Morse Identifies Loopholes in CRC Regulations

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The government’s CRC laws are flawed, as companies can simply offshore their data centres and it doesn’t take into account power from renewable sources, warns Morse’s Brian Murray

IT services provider Morse has identified what it believes are a number of serious flaws with the British government’s looming CRC (carbon reduction commitment) regulations.

The UK’s Carbon Reduction Commitment is now called the CRC Energy Efficiency Scheme and is due to begin in April 2010. However Morse feels it has the potential to pose a “serious threat to UK businesses and could even have little, no or possibly negative effect on global emissions.”

One of the largest loopholes, according to Morse, is the fact that rather than reducing emissions in the UK, large organisations could simply relocate their more emission-heavy operations (such as a data centre) to countries with less stringent regulations.

This would mean the UK and the CRC loses out on funds that the CRC would have generated. It also means that there is no incentive for these organisations to pursue a more efficient, low-emission business model.

This sentiment was echoed last month by hosting company UKSolutions, which warned that the CRC was a “pretty poor piece of legislation” and that it would actually make it more expensive for some companies to move to a more efficient IT option.

The other serious loophole that Morse has identified is that the CRC does not do enough to take into account where energy comes from. For example, an organisation taking all of its energy from renewable sources such as a wind farm or solar, is treated exactly the same as one relying on non-renewable power such as a coal fired power station. This is despite the fact that the two examples would be responsible for wildly different carbon emissions, from the same amount of energy used.

“As a company we applaud the intentions of the CRC and the move to reduce carbon emissions at some of the largest organisations in the UK, whom to date have not been subject to any regulation in this area” said Brian Murray, a principal consultant at Morse.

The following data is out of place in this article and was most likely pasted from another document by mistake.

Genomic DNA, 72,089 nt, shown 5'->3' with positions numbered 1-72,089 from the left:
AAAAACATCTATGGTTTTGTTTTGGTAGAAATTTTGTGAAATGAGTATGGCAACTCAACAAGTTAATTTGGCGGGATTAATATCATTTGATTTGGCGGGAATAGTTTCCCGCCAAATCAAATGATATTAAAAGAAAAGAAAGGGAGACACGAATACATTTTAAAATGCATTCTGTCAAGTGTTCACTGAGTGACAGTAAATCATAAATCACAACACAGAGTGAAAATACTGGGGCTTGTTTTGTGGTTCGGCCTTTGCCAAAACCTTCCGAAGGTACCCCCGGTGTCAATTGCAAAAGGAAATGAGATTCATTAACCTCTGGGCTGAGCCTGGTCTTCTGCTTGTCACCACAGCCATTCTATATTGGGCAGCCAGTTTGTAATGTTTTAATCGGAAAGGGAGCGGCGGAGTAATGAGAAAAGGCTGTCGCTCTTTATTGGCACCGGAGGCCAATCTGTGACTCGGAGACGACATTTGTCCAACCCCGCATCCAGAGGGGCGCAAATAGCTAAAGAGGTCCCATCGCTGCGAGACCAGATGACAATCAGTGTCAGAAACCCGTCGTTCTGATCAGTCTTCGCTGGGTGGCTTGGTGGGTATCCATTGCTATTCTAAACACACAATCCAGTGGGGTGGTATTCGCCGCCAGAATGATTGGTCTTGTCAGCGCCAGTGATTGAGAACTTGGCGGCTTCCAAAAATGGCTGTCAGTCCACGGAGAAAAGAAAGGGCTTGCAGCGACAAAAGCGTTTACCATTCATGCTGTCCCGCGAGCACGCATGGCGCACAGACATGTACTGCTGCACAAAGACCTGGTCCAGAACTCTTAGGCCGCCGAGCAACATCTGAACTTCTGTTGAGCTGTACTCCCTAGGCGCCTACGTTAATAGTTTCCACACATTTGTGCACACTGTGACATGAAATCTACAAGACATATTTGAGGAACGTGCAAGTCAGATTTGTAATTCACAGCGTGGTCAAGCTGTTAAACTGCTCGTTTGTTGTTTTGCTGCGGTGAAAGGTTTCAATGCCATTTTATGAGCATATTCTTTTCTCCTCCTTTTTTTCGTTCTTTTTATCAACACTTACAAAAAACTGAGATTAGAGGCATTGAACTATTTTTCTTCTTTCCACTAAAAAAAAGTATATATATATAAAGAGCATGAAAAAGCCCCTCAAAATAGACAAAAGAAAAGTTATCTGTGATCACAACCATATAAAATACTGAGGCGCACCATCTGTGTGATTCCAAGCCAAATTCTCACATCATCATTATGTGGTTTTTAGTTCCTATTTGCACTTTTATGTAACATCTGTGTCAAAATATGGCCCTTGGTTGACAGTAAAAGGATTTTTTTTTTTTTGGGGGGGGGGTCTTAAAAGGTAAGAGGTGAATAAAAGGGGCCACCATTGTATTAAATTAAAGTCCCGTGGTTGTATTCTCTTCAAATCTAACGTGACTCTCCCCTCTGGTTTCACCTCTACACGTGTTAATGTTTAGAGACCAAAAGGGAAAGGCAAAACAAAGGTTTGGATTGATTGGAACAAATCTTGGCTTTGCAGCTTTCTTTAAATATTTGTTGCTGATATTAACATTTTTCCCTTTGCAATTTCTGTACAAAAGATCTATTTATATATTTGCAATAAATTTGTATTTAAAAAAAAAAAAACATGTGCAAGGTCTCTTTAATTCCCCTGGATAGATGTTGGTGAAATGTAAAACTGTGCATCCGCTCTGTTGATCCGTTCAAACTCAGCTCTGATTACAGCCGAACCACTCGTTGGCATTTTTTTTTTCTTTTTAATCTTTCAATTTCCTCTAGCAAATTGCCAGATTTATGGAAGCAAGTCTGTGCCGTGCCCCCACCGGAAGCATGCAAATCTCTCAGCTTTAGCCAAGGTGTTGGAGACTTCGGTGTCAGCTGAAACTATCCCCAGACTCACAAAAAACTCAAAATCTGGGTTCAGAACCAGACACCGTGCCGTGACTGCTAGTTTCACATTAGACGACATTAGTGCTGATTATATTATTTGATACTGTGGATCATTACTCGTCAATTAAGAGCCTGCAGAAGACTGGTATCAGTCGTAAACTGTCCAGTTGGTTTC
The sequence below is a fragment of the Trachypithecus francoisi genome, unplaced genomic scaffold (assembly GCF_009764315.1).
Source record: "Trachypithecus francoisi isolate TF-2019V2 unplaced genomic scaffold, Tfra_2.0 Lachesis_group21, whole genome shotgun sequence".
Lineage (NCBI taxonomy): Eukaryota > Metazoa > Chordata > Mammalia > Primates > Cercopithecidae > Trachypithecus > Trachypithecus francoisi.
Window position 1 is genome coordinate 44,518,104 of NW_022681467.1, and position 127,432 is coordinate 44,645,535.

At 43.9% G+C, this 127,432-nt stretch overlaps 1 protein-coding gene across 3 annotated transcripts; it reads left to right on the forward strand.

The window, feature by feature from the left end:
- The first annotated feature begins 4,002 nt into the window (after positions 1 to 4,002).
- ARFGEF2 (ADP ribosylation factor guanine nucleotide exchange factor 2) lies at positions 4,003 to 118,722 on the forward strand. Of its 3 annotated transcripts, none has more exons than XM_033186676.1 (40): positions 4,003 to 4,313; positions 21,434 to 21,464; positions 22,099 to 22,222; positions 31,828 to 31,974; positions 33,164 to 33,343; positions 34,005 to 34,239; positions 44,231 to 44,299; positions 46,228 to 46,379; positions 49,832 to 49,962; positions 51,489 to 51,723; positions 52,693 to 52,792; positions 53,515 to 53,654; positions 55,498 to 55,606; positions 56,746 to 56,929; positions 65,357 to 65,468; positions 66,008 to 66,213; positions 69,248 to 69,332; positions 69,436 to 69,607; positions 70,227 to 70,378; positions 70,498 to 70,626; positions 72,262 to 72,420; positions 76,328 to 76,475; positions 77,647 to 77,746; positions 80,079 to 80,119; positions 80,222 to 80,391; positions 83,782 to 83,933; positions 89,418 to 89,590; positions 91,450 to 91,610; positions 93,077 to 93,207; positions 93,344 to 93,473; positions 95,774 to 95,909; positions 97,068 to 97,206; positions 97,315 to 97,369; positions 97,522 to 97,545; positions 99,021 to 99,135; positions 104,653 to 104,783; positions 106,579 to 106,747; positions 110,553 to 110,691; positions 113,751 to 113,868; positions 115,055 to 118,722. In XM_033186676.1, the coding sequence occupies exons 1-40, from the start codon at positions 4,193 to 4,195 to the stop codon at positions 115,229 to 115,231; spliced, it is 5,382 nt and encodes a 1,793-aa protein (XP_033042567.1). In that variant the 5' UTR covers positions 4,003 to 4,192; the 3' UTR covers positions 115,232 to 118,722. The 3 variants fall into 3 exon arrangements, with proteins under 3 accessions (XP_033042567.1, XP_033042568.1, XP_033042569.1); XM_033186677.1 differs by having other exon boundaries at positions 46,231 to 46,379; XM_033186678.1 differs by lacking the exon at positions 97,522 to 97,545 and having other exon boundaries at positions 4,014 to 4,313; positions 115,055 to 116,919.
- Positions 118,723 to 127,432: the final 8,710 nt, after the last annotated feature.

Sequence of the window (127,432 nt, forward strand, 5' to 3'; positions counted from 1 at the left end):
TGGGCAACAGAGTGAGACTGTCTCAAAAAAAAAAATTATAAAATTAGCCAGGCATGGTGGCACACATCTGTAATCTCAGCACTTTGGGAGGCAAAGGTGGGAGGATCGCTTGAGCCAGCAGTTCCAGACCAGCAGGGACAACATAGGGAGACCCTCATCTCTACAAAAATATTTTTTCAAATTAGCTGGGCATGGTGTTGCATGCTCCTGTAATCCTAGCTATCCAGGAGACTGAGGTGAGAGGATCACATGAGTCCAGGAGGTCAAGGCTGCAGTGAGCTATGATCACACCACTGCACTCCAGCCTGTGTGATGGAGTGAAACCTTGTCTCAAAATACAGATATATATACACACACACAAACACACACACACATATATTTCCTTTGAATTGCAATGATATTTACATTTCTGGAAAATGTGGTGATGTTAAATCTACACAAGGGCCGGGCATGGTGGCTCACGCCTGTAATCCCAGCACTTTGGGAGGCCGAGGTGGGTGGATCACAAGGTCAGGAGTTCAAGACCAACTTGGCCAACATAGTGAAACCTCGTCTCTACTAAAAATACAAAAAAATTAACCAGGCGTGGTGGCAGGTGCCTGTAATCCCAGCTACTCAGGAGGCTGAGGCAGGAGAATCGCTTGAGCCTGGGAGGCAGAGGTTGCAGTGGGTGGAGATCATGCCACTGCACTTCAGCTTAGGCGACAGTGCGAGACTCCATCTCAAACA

“The government is clearly trying to use financial incentives to encourage businesses to reduce carbon emissions. In principle, there is nothing wrong with this, as there is nothing more likely to grab senior management’s attention than cost. However, an important factor seems to have been neglected and that’s the fact that businesses will do almost anything to keep their expenses as low as possible.”


“The CRC effectively targets what the government feels is the most energy consumptive companies, and is not based on energy consumption over a year, rather it is based on power consumption,” Murray said, speaking to eWEEK Europe.

“With CRC funds are collected, which go into a pot, and some of this is redistributed back to the companies, depending on their league table rankings,” Murray explained. “The problem is the things they have taken into account. It doesn’t consider if people are using more or less power, and it doesn’t take into account the supply chain for that power, whether sourcing the power from coal fired power stations or renewable energy.

“It also doesn’t consider companies achieving energy savings, by moving their power hungry infrastructure overseas,” Murray warned. “Most people have a balance of stuff onshore and offshore, and they can just shift that balance accordingly.

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Author: Tom Jowitt
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